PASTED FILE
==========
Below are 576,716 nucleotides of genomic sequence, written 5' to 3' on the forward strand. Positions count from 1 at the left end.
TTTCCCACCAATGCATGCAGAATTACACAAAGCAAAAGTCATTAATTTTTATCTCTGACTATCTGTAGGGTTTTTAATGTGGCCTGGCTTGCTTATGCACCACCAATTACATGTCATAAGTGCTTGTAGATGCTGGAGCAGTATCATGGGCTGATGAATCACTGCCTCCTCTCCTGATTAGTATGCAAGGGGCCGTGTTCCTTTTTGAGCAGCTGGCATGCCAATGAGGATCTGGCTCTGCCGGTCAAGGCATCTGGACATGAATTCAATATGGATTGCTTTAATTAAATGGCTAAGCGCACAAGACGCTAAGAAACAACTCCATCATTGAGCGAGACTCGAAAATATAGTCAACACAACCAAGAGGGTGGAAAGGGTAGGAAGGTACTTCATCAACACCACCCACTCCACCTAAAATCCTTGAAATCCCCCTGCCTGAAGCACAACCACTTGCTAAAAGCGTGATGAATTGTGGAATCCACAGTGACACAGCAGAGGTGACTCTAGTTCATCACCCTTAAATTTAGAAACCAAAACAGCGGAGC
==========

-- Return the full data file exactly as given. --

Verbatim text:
Below are 576,716 nucleotides of genomic sequence, written 5' to 3' on the forward strand. Positions count from 1 at the left end.
TTTCCCACCAATGCATGCAGAATTACACAAAGCAAAAGTCATTAATTTTTATCTCTGACTATCTGTAGGGTTTTTAATGTGGCCTGGCTTGCTTATGCACCACCAATTACATGTCATAAGTGCTTGTAGATGCTGGAGCAGTATCATGGGCTGATGAATCACTGCCTCCTCTCCTGATTAGTATGCAAGGGGCCGTGTTCCTTTTTGAGCAGCTGGCATGCCAATGAGGATCTGGCTCTGCCGGTCAAGGCATCTGGACATGAATTCAATATGGATTGCTTTAATTAAATGGCTAAGCGCACAAGACGCTAAGAAACAACTCCATCATTGAGCGAGACTCGAAAATATAGTCAACACAACCAAGAGGGTGGAAAGGGTAGGAAGGTACTTCATCAACACCACCCACTCCACCTAAAATCCTTGAAATCCCCCTGCCTGAAGCACAACCACTTGCTAAAAGCGTGATGAATTGTGGAATCCACAGTGACACAGCAGAGGTGACTCTAGTTCATCACCCTTAAATTTAGAAACCAAAACAGCGGAGC